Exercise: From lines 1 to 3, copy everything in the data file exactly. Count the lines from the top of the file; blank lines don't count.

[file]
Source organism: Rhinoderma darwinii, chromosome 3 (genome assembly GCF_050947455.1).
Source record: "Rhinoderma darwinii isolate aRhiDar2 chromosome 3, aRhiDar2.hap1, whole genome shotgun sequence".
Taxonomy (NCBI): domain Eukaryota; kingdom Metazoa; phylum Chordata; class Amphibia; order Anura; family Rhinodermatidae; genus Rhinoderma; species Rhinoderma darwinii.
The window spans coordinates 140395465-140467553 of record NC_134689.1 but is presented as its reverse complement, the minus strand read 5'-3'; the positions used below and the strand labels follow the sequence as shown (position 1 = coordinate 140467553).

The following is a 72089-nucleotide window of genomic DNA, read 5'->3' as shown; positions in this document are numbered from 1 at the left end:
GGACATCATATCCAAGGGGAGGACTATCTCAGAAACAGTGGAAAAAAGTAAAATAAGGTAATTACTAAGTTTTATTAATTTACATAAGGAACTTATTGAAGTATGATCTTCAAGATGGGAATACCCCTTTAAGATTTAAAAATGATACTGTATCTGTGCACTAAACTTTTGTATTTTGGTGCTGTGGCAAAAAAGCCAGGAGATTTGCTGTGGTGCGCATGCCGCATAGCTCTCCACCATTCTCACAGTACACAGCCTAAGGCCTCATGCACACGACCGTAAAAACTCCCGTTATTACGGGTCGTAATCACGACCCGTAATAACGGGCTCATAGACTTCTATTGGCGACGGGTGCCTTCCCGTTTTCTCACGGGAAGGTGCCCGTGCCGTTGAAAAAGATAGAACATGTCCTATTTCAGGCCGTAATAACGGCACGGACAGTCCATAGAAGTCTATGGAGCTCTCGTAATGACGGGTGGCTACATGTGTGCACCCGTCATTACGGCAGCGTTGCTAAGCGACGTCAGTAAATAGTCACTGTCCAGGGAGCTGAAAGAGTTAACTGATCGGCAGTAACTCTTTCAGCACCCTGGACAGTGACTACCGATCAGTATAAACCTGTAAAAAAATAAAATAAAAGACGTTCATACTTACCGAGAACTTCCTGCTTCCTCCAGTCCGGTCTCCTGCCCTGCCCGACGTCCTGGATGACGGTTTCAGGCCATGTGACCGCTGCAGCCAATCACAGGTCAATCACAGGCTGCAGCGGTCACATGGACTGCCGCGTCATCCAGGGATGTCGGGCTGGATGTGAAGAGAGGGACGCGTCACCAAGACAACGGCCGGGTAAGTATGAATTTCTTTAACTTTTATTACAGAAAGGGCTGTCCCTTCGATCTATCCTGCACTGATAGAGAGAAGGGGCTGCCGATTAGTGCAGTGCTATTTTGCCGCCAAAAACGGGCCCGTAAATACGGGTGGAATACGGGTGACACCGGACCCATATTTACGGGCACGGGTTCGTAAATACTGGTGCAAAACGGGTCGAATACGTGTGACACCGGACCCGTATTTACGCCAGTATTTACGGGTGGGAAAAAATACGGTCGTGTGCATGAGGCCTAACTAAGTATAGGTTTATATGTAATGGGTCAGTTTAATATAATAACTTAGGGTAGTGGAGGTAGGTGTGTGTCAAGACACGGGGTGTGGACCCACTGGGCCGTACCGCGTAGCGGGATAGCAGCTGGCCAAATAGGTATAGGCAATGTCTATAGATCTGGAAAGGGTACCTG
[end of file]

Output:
Source organism: Rhinoderma darwinii, chromosome 3 (genome assembly GCF_050947455.1).
Source record: "Rhinoderma darwinii isolate aRhiDar2 chromosome 3, aRhiDar2.hap1, whole genome shotgun sequence".
Taxonomy (NCBI): domain Eukaryota; kingdom Metazoa; phylum Chordata; class Amphibia; order Anura; family Rhinodermatidae; genus Rhinoderma; species Rhinoderma darwinii.